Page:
So I have all of this sock yarn. Yes, I knit socks, mostly because I need smaller portable items to keep with me, but also because I love the variety of fibers and designs that this wonderful industry has produced. There’s no end to the combinations you can create! But what if you don’t want to knit socks? You have this sock yarn because it was there, on the shelf and either begged you with it’s gorgeous variagated eyes to take it home, or it flat out jumped into your basket. But you don’t want to spend the time to knit a pair of socks. What to do with this gorgeous skein?
This is from Handknitting.com’s newsletter!
Of course you can knit a pair of socks with a skein of sock yarn, but that’s just the beginning. Finer yarns are becoming more popular all the time, mainly because of their great draping qualities. Yes there are more stitches to make, but because these thinner yarns have more yardage per ball or skein, you often wind up spending less than knitting with a heavier yarn.
Sock yarns, of course, are just fingering weight or sport weight yarns. You need to remember that when you’re knitting something other than a sock, you will want to use a larger needle than when you’re knitting a sock, in order to get some drape for your fabric. Use these fun yarns for scarves, gloves, shawls, vests & sweaters!
You can combine handpainted or variegated yarns with solids for extra interest–stripes of course, but also try a slip stitch pattern with a solid and a variegated yarn–it’s the easiest colorwork ever.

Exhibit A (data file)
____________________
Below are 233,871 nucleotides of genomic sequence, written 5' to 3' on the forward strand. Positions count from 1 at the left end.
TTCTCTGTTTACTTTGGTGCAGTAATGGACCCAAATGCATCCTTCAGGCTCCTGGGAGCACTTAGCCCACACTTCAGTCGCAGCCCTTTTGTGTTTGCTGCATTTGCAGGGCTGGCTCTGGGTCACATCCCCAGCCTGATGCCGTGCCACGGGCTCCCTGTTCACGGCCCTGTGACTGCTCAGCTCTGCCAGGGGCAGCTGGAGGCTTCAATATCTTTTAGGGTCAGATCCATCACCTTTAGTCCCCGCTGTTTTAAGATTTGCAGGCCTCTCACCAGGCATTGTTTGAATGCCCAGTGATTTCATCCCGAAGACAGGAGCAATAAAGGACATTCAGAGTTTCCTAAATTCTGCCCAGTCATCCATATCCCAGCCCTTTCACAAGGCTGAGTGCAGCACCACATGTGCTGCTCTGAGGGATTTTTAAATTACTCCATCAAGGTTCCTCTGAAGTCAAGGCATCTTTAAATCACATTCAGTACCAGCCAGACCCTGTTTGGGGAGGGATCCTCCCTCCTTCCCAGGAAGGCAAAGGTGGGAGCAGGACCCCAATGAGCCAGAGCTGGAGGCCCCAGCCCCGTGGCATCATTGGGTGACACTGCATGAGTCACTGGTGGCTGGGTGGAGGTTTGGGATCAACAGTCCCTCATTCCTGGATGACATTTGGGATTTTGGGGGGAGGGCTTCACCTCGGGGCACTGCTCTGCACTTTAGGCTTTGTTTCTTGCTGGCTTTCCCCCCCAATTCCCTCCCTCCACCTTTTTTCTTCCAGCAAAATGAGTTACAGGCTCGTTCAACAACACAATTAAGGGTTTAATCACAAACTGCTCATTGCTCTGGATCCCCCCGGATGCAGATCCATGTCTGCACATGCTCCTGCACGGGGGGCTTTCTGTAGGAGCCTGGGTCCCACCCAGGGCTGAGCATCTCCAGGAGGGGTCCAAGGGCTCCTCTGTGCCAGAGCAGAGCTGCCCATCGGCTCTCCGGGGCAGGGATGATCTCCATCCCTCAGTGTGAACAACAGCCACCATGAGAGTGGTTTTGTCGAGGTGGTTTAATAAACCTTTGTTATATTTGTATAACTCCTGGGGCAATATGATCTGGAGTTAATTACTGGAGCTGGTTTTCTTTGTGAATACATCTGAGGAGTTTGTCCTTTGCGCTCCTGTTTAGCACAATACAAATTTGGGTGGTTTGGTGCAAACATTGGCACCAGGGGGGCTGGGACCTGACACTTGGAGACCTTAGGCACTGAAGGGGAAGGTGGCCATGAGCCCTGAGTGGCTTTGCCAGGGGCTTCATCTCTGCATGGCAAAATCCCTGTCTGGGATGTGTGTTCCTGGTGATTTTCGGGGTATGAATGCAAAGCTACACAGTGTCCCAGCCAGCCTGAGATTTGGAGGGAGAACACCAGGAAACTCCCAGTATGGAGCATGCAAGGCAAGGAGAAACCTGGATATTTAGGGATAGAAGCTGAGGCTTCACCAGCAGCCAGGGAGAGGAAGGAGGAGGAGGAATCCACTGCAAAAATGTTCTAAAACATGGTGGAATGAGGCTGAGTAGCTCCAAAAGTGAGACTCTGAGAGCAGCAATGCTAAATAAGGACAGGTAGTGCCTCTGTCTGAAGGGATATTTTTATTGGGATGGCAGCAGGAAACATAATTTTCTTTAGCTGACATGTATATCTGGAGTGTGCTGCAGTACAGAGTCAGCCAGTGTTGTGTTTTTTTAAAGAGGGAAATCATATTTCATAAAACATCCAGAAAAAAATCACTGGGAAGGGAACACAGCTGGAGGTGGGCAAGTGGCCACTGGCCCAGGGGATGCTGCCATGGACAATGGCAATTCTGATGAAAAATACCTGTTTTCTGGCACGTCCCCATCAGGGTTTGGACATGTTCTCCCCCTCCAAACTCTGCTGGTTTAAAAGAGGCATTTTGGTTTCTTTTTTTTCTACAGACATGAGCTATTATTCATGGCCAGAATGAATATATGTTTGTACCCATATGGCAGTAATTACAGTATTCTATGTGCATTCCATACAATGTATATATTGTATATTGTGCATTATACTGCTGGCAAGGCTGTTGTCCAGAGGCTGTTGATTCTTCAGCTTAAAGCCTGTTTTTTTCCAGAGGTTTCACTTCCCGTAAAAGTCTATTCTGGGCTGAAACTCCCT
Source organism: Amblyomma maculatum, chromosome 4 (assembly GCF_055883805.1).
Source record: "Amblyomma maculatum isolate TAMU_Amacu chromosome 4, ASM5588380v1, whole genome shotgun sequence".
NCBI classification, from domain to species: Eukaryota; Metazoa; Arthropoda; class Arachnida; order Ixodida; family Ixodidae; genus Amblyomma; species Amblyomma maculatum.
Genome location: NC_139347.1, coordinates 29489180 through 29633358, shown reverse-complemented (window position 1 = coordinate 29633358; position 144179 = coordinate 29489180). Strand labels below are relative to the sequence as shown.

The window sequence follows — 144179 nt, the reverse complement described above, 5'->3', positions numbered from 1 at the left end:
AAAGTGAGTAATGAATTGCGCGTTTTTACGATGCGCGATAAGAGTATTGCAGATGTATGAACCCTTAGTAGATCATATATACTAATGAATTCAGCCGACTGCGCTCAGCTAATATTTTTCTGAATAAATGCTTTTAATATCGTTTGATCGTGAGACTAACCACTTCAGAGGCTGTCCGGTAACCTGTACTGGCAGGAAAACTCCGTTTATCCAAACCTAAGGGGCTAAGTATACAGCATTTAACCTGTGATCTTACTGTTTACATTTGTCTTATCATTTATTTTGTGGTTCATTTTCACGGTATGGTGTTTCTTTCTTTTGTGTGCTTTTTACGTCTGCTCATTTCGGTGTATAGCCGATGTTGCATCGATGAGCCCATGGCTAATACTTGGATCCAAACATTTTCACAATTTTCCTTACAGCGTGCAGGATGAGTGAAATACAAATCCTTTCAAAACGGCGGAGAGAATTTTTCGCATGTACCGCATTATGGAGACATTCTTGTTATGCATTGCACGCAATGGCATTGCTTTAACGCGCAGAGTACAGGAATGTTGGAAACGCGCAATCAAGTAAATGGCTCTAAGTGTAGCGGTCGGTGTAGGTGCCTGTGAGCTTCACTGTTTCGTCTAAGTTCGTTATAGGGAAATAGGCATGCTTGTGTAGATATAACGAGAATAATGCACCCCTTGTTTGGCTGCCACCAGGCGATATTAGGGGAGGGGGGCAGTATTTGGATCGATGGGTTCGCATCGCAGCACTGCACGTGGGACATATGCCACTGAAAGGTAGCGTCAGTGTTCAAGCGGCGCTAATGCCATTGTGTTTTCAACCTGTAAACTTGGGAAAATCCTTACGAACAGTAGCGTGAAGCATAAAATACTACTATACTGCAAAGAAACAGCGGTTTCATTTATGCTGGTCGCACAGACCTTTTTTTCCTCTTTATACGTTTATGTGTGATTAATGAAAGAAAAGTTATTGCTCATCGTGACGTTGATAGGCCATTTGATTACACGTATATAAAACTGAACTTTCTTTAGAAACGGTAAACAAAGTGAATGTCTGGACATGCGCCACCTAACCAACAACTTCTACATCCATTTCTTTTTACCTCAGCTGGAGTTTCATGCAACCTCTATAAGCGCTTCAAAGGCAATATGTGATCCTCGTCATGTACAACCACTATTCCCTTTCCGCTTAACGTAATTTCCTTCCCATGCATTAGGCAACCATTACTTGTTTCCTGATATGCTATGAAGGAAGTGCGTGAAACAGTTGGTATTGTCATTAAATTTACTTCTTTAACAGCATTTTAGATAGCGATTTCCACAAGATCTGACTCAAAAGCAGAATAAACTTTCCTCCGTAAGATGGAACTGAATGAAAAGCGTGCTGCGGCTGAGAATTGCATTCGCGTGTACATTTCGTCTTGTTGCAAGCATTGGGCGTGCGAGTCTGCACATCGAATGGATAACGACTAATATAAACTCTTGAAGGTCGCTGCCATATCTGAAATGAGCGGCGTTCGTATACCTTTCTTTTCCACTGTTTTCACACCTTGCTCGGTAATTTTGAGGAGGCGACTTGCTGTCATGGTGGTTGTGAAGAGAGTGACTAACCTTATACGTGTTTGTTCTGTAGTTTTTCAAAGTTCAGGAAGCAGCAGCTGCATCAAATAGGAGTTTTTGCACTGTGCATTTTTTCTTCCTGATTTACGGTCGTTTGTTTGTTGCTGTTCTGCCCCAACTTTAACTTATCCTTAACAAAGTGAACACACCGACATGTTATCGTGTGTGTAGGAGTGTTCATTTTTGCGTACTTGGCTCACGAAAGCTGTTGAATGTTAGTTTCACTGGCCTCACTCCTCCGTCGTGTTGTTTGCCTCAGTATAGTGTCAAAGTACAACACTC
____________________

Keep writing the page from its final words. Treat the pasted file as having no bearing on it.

For sock weight yarns, Gems merino fingering makes a great choice for solid colors, as does the Swedish Yarns Baby Ull. Remember, we’re always here to choose a contrast color for you–it’s part of our service! Both are superwash wool.
Sock yarn is a great way to get color into kid’s clothes too, because they are washable and that little bit of nylon helps with the wearability.
Don’t want mostly wool? Try using Tofutsies sock yarn, and Reynold’s Kids Cottontail or Sunday Best, or Bomull Sport yarns for solid colors. (and then they go on to give you a coupon to use toward purchase of these wonders).
Handknitting.com’s email newsletter is full of tips and techniques like this one. Definitely one of the newsletters I enjoy!